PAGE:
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Impedance-matching Series Line Sections

Author: Edmund A. Laport

In high-frequency practice, conditions are often favorable for the insertion of a short length of line in series with a main feeder as an impedance-matching device. When this line section has the correct characteristic impedance and length and is located at the correct position in a mismatched feeder, the standing waves can be suppressed for one frequency or a small band of frequencies.

The impedance varies at each point of a feeder with mismatched terminal impedances. At points of current minimums (voltage maxi-mums) the line impedance looking toward the load is resistive and equal to QZ0. At the current maximums (voltage minimums) the impedance in the direction of the load is resistive and has the value Z0/Q. Then if one uses a quarter-wavelength section of transmission line between one of these resistance points and the feeder from the generator, having a characteristic impedance which is the geometric mean between the resistance at that point and Z0, the standing wave is suppressed on the feeder between the generator and the matching section. This impedance-matching section is located near the load end of the feeder.

In a two-wire balanced feeder, a reduction in Z0 can be effected by closer spacing, larger conductors, or both. Whereas an increase in Z0 is effected in the opposite manner, a large increase in Z0 may not be physically realizable.

FIG. 4.34. Series impedance-transforming sections (two-wire line).

For this reason, the quarter-wave impedance-matching section will usually start at a current maximum so that it can use a characteristic impedance less than that of the main feeder. The matching section may be made with reduced characteristic impedance by using a four-wire cross section, with two spaced wires in parallel on each side, or by using much larger conductors, or by reducing the spacing between wires. For illustrations of these possibilities see Figs. 4.34 and 4.35.

With a four-wire balanced line of type XVI, where there are two wires in parallel on each side of the feeder, the characteristic impedance of a quarter-wave matching section may be made lower or higher than that of the main feeder by contracting or expanding the spacings of the sides or between the sides, or by changing conductor sizes, or by increasing the number of wires in parallel, or combinations of all these. In such a feeder, this series-section method of impedance matching is convenient and practical.31,32 Figure 4.35 shows various possibilities. In this figure A and B are sections of reduced characteristic impedance, and C is a section with increased value. Figure 4.89 shows this method in use.

The matching of impedances by this method is not restricted to the use of quarter-wave matching sections. In the generalized case the computations are more involved.

FIG. 4.35. Series impedance-transforming sections (four-wire line).

For this purpose the circle diagram of a transmission line is useful. Such a diagram is shown in Figure 4.58-These curves are read as follows:

The abscissa of a rectangular system of coordinates is taken as the scale of resistances, and the ordinates, positive and negative, are taken as the scales for positive and negative reactances, using the same scale as for resistance. In order to make the chart as general as possible, a characteristic impedance of 1.0 is used for all computations. This makes all resistances and reactances read directly in proportional parts of the characteristic impedance of any transmission line.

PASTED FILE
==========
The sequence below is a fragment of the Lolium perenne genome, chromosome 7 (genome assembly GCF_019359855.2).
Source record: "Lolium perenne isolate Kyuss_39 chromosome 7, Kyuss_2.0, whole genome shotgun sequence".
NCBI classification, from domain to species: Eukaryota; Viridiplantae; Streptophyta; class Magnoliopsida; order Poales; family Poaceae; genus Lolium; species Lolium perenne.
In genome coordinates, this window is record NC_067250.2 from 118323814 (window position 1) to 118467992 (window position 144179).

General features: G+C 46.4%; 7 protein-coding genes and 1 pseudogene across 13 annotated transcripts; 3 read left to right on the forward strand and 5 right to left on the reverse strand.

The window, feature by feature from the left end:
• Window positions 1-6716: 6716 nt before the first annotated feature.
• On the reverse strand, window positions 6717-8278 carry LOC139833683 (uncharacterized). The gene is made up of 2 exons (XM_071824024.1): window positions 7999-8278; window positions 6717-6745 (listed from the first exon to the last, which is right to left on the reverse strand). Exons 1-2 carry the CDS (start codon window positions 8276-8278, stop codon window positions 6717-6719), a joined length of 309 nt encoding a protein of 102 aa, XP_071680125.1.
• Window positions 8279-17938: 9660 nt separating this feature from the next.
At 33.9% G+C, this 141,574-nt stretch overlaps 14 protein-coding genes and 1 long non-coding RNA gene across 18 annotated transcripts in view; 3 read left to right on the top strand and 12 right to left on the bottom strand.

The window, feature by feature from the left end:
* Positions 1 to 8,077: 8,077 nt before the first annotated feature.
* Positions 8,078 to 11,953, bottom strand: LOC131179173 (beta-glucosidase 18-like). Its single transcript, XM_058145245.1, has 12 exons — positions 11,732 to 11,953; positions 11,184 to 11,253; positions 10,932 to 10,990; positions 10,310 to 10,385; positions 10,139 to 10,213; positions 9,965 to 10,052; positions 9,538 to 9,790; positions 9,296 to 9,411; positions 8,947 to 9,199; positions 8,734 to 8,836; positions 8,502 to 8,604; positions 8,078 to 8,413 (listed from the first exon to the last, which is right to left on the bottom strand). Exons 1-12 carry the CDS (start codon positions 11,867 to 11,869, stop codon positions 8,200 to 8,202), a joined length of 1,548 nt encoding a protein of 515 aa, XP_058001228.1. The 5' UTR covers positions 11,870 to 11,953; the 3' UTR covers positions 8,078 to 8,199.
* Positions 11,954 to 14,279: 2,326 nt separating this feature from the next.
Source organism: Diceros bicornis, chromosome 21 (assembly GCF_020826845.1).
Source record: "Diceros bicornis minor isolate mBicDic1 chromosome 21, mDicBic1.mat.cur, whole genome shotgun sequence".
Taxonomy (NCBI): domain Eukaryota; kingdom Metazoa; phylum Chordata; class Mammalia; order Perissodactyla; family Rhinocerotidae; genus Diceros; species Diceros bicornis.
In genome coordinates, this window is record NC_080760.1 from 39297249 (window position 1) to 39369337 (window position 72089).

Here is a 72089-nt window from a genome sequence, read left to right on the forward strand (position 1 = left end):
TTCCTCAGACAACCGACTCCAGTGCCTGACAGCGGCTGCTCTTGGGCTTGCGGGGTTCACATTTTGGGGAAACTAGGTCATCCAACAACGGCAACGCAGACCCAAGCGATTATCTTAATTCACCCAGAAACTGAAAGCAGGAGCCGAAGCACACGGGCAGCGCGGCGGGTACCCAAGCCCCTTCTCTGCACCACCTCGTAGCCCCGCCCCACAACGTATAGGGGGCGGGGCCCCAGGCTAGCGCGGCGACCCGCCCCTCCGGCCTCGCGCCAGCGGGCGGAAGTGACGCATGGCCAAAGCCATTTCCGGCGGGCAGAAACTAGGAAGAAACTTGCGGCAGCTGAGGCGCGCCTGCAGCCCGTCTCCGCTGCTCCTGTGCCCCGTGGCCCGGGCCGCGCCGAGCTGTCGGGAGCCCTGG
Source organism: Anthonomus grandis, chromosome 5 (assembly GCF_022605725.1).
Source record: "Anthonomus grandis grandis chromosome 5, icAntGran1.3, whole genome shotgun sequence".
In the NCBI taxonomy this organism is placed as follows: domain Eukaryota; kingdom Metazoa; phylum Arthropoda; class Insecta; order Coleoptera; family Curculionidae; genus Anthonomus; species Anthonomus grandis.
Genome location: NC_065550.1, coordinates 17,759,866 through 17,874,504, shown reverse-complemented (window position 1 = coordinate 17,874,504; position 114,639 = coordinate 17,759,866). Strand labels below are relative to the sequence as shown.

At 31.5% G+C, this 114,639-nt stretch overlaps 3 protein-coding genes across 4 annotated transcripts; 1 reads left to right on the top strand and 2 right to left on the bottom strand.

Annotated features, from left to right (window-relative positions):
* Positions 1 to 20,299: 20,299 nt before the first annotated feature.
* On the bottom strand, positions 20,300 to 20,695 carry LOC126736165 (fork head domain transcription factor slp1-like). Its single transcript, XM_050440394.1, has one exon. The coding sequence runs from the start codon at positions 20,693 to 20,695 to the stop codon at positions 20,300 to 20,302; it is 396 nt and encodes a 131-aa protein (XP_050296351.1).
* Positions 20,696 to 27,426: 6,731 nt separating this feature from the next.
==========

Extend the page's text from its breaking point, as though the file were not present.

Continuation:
The focal point is 1.0 ± j0. This is the input impedance of a perfect line with Z0 = 1.0 and terminated in a resistance Rt = Z0, whatever the distance from the termination.

When the line is terminated in a resistance Rt > Z0, the input impedance Zin, as a function of distance from the termination, will describe a circle enclosing Z0. This circle will be centered on the resistance axis but will be eccentric with respect to the Z0 focal point. The distances from the terminal end fall on semicircles centered on the reactance axis where Rin = 0. The direction of change of Zin with βl in degrees from the termination is clockwise from the resistance axis, starting at the right of Z0 when Rt > Z0, and sweeps a semicircle in the first 90 degrees and a full circle back to the starting point on the resistance axis in 180 degrees (one-half wavelength from the termination).

To test this method with figures, read from the chart (Fig. 4.58) Rt, βl, Rin and Xin:

Rt βl (degrees) Rin Xin





















When Rt < Z0, the starting point is on the resistance axis to the left of the focal point and electrical length is read clockwise, starting from this axis as zero and continuing around the complete circle at 180 degrees. The chart is not marked this way, to avoid confusion, but in use one subtracts 90 degrees from the electrical lengths marked on the radial lines in the upper half of the chart and adds 90 degrees in the lower half of the chart.

For example, test the following points on Fig. 4.58:

Rt βl (degrees) Rin Xin

















These relative values of impedance are from the resistive termination or from the current maximum or current minimum nearest to the termination when Zt is complex, or when Zt <> Z0. The ratio Rt/Z0-Q is the standing-wave ratio, marked on the confocal circles.

By means of this circle diagram the impedance at any point on a mismatched feeder can be determined if the standing-wave ratio can be measured and the point of minimum or maximum current located.

From the knowledge of the impedance Z/θ at any chosen point on a mismatched line, one can proceed to determine the electrical length βl00 and characteristic impedance Z00 of a matching line to terminate the main feeder in its characteristic impedance Z0.

FIG. 4.36. Impedance matching by parallel feed.

Last Update: 2011-03-19